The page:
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Softbank's Vision Fund pumps extra $655 million into Greensill

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Softbank's Vision Fund pumps extra $655 million into Greensill
Japan's SoftBank Group Corp Chief Executive Masayoshi Son attends a news conference in Tokyo, Japan, November 5, 2018. REUTERS/Kim Kyung-Hoon/File Photo   -   Copyright  KIM KYUNG-HOON(Reuters)
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By Simon Jessop

LONDON (Reuters) – SoftBank Group Corp’s <9984.T> technology-focused Vision Fund has invested an extra $655 million in Greensill Capital to bolster the financing group’s global expansion.

The investment follows an initial $800 million in May and comes at a difficult time for Softbank after the recent collapse of plans to list another of its investee companies, shared-office provider The We Company.

Greensill, founded in 2011 by former banking executive Lex Greensill, works with global institutional investors and provides financing to more than eight million customers across 60 countries.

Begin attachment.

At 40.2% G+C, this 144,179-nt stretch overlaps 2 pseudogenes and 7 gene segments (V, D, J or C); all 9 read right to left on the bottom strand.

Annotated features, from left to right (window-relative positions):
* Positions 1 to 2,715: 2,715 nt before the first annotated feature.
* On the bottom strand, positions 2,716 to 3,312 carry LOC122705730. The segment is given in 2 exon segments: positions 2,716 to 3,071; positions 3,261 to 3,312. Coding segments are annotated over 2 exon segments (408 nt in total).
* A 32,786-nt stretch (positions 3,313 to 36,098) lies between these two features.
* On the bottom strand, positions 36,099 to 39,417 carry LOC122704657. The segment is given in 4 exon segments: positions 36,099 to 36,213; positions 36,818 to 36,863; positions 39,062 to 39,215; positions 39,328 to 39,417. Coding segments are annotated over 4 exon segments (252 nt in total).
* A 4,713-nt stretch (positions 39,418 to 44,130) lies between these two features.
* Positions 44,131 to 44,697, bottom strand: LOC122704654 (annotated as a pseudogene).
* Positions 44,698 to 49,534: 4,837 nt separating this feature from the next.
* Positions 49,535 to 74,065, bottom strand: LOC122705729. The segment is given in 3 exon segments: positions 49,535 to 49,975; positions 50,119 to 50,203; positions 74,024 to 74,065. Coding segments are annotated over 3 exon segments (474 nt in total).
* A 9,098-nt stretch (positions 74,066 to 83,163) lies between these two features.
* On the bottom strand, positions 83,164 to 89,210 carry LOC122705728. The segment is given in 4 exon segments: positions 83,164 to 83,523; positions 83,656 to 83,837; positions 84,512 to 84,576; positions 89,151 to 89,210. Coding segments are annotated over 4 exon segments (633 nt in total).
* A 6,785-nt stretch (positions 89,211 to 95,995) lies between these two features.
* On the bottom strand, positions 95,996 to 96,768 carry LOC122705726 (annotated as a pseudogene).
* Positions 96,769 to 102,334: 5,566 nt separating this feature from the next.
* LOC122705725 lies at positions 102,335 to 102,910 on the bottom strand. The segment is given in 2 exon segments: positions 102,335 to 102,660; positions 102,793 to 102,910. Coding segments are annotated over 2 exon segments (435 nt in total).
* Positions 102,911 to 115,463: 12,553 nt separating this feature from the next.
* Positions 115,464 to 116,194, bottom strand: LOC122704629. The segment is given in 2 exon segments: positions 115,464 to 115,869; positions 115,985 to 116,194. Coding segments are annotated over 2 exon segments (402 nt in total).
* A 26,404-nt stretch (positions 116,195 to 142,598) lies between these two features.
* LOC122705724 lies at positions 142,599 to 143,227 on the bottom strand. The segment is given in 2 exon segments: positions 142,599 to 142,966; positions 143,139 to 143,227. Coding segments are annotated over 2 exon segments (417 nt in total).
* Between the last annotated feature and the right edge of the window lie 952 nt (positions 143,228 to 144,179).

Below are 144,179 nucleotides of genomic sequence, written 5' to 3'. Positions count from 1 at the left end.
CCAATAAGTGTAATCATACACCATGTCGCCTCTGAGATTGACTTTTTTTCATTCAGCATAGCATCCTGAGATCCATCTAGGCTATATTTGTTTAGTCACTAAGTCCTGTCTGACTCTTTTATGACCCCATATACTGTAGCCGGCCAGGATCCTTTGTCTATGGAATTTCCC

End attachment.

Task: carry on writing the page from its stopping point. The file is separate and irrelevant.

“We believe Greensill is transforming global access to working capital through its innovative business model,” said Colin Fan, managing partner of SoftBank Investment Advisers, manager of the SoftBank Vision Fund.

“By unlocking billions of dollars in supply chains around the world, we believe Greensill continues to play a pioneering role in working capital finance.”

The deal means Greensill has raised more than $1.7 billion from leading institutional investors, General Atlantic and SoftBank Vision Fund over the past 14 months.

A source close to Greensill said the new investment was in the form of convertible loan notes, which would be switched into primary and secondary shares over time.

Also on Monday, Greensill said it had agreed to buy London-based financial technology company FreeUp, which aims to let workers access wages they have already earned but which are yet to be paid.

“Essentially, all workers are suppliers – supplying their employers with their time and skills,” Chief Executive Lex Greensill said.

“There is effectively no difference between our firm making an early invoice payment and making an early salary payment.”

(Reporting by Simon Jessop; Editing by Mark Potter)

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